Take a few minutes for a quick, practical refresher on the art of critical thinking. It is for audit leaders and auditors alike. We look at why it is important, top tips and some practical tools chosen specifically for auditors.
Critical thinking is a core competency for auditors. It topped the list of most desirable traits for more than 53 percent of respondents to MIS Training Institute’s 2018 Internal Audit Priorities Report.
You go to conferences and maintain your technical skills.
But when did you last think about how you think?
Why is this important to me?
Critical thinking is about being thorough.
It is the essence of objective decision making and maintaining an independent mindset.
Critical thinking goes beyond the ‘what’ and looks at the ‘why.’
It is more than just why, it is 5 whys, the thought process behind root cause analysis.
At every stage of an audit, disciplined, critical thinking is an invaluable skill. It makes the difference between an audit that ticks the box and one that makes a lasting difference.
Thinking in a structured manner enables auditors to work in volatile, complex and uncertain environments, providing insight to support robust risk management activities.
In his book Trusted Advisor, Richard Chambers, CEO and President of IIA Global, positions critical thinking alongside technical skills as the two professional attributes of trusted auditors.
Critical thinkers use:
- reasoning and logic to evaluate information
- structure to assess alternatives
- intellectual curiosity to join the dots and make linkages
- healthy scepticism to remain grounded
- data to validate their ‘audit nose/gut feel/sniff test’
10 top tips
We have distilled lots of theory on this topic to come up with the tips relevant to internal auditors.
- Always remain open-minded. Be open to all possibilities.
- Find the time to think.
- Embrace data analytics and artificial intelligence.
- Brainstorm ideas. Be creative and innovative.
- Improve your memory to help link diverse points.
- Focus on what is known and unknown in any situation.
- Practice every day, exercise your brain.
- Be patient with yourself, skills take time to nurture.
- Seek feedback, learn from others too.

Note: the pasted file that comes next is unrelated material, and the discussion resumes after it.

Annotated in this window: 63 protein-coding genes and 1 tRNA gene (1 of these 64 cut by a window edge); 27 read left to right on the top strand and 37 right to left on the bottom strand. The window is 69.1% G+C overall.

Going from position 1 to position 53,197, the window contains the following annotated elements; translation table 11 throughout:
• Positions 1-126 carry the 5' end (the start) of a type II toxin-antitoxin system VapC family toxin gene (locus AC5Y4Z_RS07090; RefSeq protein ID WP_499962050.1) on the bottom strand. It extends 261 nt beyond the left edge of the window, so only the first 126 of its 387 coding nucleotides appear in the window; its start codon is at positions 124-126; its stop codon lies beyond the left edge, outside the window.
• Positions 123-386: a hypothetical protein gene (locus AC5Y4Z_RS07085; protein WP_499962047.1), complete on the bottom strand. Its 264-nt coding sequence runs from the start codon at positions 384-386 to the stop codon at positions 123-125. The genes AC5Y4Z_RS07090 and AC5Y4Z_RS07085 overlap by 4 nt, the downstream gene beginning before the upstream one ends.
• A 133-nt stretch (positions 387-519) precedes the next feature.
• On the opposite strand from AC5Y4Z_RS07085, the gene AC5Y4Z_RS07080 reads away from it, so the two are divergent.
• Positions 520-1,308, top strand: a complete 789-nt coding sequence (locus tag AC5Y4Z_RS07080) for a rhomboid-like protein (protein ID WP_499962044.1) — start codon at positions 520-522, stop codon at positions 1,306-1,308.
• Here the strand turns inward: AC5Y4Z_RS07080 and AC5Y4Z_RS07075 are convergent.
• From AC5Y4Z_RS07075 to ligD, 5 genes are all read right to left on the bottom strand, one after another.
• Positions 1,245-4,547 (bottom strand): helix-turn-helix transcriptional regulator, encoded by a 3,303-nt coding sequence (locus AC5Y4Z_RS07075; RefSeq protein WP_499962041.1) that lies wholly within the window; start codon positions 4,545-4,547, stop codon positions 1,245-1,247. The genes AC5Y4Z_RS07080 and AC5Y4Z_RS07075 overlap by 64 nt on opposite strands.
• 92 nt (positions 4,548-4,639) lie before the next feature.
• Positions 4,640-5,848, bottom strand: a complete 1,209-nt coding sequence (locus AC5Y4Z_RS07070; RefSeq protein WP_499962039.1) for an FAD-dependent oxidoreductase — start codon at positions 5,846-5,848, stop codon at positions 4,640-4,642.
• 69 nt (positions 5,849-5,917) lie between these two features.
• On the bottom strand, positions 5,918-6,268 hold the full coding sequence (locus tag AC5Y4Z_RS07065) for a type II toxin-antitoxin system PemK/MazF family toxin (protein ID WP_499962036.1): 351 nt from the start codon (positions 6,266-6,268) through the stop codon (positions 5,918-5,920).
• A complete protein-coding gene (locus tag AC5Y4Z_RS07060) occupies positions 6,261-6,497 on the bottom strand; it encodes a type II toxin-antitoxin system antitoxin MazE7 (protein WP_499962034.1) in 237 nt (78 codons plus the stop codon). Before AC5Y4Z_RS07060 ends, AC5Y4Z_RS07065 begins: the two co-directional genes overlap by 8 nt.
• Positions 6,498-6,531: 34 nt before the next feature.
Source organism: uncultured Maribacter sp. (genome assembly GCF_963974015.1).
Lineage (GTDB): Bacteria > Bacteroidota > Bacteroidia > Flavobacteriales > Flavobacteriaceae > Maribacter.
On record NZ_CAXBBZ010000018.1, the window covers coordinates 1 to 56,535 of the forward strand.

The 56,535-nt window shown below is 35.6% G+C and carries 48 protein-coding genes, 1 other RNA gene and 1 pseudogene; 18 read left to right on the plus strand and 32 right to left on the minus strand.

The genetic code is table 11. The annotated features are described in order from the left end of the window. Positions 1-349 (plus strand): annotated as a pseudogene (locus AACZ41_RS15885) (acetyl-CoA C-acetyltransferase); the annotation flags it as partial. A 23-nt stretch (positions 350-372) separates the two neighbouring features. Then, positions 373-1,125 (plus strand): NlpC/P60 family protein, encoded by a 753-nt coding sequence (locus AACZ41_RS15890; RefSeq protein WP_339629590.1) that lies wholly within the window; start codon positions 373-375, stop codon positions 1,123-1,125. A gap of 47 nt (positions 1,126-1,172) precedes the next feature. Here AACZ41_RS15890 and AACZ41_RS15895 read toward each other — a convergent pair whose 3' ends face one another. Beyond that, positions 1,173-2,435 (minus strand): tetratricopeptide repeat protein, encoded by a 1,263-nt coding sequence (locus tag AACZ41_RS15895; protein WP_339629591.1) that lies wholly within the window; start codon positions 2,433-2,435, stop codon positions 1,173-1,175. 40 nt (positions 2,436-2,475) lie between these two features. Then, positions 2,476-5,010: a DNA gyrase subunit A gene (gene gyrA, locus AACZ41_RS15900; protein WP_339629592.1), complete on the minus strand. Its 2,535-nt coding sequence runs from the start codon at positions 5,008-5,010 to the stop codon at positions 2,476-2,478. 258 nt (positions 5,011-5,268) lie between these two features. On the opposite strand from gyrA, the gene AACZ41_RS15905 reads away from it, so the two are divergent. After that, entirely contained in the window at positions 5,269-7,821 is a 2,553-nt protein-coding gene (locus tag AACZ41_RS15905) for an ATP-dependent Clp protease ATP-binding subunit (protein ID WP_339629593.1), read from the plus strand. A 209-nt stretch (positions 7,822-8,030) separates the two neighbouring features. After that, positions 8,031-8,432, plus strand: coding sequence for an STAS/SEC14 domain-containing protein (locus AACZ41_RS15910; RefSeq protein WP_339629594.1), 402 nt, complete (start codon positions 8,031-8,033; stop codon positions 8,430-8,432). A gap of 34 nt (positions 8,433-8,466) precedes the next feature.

- Utilise training courses.
As audit leaders it is also important to:
- Incorporate critical thinking into audit methodology and practices
- Coach and mentor rather than provide answers
- Ask your auditors what they think and why
- Respect everyone’s opinion, especially junior members of the team
- Discuss the components of critical thinking in performance appraisals and feedback.
Critical thinking model
Auditors need to be agile of mind, to assimilate information, adapt in a meeting and deliberate findings.
The Pearson’s RED Critical Thinking model is easy to remember. The three elements also form the basis of a popular, credible psychometric test used in recruitment (Watson-Glaser).
The three stages of the model follow the natural thought process. A flexible process that is rapid during a conversation or more relaxed when compiling working papers.
Recognise Assumptions. This is where auditors gather information, listen to people and observe behaviours. It is about distinguishing between the facts and the opinion or emotion. The logical mind looks for information gaps. The curious mind considers different perspectives and looks at the situation from the perspective of different parties.
Evaluate Arguments. This is about accurate, structured and objective analysis of the facts. It is important to suspend judgement at this point to remain impartial.
Draw Conclusions. This final stage is where diverse and seemingly unrelated information is brought together, the joining of dots, to arrive at a conclusion, an opinion. Having made a decision, next steps or actions can be formed.
It is possible for auditors to be skilled in some but not all elements of critical thinking.
Think about your own strengths.
Which of these elements do you do well?
Where could you improve?
Do you think critically?
Critical thinking questions
The RED model outlines the fundamental skills required for critical thinking.
We now look in detail at some practical questions an internal auditor can add to their repertoire for day-to-day use.
All auditors know the value of open questions. Kipling’s six honest serving men are the focus of a critical thinking framework produced by Wabisabi Learning. A free pdf of this framework is available from their website.
* for society, substitute organisation, function, industry, sector, department as appropriate.
As auditors we work to standards and methodologies but that doesn’t mean everything is done by rote that would be boring. Auditors must think critically to add value to their organisations. It is essential to be able to provide insight in addition to assurance and be respected in an advisory role.
Additional reading and support
- Short course – Root cause analysis
This course provides comprehensive teaching and tools for mastering this technique
1 day, 7 CPE points
- Free webinar slides – Root cause analysis
We outline the concept and skills plus look at how to structure assignments
2hrs, 2 CPE points